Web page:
Corn, millet and… solar energy on the roof? A farming family’s latest harvest shows China’s solar dominance

JINAN, China (AP) — Shi Mei and her husband earn a decent living by growing corn and millet on their small farm in China’s eastern Shandong province. In 2021, they diversified by investing in solar energy and signed a contract to install approximately 40 panels on their roof to supply energy to the grid.

Now the couple gets paid for every watt of electricity they generate, reaping the equivalent of $10,000 a year, which Shi can track through an app on her phone.

“When the sun shines, you make money,” Shi said.

The Shi family is on the cusp of a solar boom in China, which has long dominated global solar production but hasn’t always installed much of it in homes. That is changing as the government focuses on the urgency of reducing the world’s worst greenhouse gas emissions while growing its green economy. China wants a fifth of its energy to come from renewables by 2025, and has offered a wide range of subsidies to local governments and companies.

The push – both in industrial solar and in rooftop installations like Shi’s – is working so well that the grid now has more power than it can handle. Shi was lucky to get in early; Some cities in Shandong province, including her village, are halting new rooftop solar installations.

Analysts and solar companies say the future remains bright if China can quickly adapt to the oversupply. Companies and utilities are doing their utmost to build battery capacity to store all the energy generated. They would like to see more flexible energy prices, so that demand can be better matched to supply. And they’d like technology that makes it easier to start and stop coal power, so that it’s not always the clean energy of solar that gets “constrained” — in industry jargon — when the grid can no longer supply it.

“China has the great potential and opportunity for its energy sector to reach its CO2 peak by 2025,” said Grace Gao, senior Climate and Energy Campaigner at Greenpeace China. “I look forward to seeing Shandong truly become a leader in renewable energy and demonstrate its best practices to the rest of China.”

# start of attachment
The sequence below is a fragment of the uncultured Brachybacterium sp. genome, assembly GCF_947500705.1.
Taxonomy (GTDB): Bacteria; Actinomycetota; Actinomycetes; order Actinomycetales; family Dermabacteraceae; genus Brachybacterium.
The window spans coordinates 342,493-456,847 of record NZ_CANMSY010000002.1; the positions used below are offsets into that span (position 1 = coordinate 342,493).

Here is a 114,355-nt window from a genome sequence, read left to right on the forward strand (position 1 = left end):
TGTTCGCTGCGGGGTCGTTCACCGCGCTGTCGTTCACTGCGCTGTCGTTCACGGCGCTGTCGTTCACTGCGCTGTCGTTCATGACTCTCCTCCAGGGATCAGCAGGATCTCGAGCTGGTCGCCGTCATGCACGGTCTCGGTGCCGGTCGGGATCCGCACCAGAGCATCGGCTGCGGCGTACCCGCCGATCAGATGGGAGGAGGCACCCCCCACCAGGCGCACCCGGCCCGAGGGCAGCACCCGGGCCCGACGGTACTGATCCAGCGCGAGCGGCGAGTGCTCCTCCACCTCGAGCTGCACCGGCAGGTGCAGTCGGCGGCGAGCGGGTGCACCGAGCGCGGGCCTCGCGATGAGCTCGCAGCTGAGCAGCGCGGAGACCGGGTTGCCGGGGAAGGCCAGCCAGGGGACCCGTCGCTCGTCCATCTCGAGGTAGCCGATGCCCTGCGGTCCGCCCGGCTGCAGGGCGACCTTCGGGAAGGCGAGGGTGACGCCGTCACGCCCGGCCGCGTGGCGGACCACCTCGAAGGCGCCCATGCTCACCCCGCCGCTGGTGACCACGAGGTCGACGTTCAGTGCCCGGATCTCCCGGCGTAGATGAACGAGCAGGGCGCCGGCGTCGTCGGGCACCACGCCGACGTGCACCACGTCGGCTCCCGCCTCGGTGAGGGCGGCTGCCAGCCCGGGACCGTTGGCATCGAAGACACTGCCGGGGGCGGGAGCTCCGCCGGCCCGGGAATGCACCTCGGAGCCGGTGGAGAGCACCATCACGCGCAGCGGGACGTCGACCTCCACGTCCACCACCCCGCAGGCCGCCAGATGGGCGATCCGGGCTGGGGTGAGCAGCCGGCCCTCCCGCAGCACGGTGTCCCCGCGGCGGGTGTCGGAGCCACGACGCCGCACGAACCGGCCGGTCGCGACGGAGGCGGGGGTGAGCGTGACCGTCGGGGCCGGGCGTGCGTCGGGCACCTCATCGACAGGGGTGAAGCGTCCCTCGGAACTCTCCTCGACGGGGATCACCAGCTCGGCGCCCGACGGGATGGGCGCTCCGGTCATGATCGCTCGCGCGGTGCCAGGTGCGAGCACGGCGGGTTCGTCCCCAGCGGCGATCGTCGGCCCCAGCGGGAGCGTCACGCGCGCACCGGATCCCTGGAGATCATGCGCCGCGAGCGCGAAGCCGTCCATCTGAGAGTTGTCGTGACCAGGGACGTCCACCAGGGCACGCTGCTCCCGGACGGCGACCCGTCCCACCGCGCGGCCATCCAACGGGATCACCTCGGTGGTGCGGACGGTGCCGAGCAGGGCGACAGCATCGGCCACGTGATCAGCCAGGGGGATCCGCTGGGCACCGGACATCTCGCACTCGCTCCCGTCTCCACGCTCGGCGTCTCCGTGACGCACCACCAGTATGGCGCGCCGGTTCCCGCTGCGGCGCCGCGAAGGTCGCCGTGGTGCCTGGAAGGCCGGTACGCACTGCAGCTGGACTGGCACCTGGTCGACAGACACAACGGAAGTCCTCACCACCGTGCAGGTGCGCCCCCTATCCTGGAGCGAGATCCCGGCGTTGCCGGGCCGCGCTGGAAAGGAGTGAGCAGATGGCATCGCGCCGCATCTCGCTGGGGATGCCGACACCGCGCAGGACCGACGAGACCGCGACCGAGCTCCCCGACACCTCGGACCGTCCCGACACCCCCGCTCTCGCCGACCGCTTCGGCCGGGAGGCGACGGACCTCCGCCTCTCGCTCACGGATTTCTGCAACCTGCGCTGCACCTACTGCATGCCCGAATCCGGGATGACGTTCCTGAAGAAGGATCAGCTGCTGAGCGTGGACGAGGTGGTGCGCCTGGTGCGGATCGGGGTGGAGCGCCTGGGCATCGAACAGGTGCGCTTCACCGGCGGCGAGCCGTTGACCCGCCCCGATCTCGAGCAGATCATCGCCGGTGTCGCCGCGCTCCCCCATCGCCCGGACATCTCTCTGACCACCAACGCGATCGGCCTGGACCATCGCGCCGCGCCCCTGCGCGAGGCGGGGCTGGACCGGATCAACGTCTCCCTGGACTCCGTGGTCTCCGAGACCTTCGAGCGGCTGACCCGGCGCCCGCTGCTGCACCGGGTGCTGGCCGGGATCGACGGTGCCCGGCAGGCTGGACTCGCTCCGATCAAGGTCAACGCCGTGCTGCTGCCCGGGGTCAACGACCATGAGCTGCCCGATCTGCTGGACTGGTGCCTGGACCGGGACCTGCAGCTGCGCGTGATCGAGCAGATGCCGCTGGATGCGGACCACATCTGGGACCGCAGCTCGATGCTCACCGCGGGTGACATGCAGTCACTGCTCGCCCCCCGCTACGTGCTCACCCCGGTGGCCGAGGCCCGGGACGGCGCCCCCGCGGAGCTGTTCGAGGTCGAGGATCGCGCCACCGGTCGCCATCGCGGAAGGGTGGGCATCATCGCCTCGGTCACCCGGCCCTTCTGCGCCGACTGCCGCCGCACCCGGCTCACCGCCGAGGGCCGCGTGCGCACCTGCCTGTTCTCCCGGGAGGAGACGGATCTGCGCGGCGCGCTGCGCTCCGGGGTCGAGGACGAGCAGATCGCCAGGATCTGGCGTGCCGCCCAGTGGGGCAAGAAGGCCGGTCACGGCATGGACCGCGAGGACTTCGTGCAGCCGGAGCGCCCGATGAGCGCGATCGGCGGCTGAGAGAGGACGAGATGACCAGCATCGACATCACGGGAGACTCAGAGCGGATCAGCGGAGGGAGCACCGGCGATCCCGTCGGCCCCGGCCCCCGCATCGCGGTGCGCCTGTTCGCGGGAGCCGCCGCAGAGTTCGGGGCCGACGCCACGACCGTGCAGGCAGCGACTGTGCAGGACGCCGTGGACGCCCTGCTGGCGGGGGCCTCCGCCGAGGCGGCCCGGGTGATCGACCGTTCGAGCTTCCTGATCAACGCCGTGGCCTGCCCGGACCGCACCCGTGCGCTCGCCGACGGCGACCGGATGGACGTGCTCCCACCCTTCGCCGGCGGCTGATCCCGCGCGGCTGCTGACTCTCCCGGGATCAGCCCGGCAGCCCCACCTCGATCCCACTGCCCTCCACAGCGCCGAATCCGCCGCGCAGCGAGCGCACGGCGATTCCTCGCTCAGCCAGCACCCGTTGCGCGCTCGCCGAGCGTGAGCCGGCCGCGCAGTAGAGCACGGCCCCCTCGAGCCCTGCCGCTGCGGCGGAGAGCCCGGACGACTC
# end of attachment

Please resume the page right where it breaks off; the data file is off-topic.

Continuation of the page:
As with many infrastructure projects in China, solar energy is being installed at a rapid pace and on a large scale. China has added 216 gigawatts of solar energy in 2023, just over half from large solar farms, according to the country’s National Energy Administration. The Chinese total is more than half of what the entire world added last year, according to research by consultancy Wood Mackenzie.

One gigawatt of solar power is enough to meet the energy needs of about 320,000 Chinese households for a year, Gao said.

Shandong province has added about 14 gigawatts of solar energy by 2023, and the province now has the capacity to produce more power than can be used at certain times of the day. It is the leading province in renewable energy capacity, but that also means it is the first to face the difficulties of rapid growth.

“Other provinces will also face these problems as solar energy becomes more and more abundant,” said Peng Peng, secretary general of the China New Energy Investment and Financing Alliance, an industry group.


After China announced subsidies for both rooftop and industrial solar energy in 2014, Shandong, with an advanced manufacturing industry, was a good candidate to take an early lead in solar energy development compared to less populated provinces such as Qinghai or Inner Mongolia.

Wang Xingyong installs and maintains rooftop solar panels for customers ranging from villagers to factories, and said his sales have doubled every year since 2016.

“In the beginning, we might only do a project for one customer, a farmer, and it would be worth ten thousand to fifty thousand yuan,” he said. “Later, we would spend a few hundred thousand million on just one project.”

The business model varies, but many companies like Wang ask villagers and factories for the chance to use their roofs. Villagers buy the systems and receive payouts by selling the electricity to the grid. Wang is paid to build and maintain the solar installations for factories that use the electricity they generate.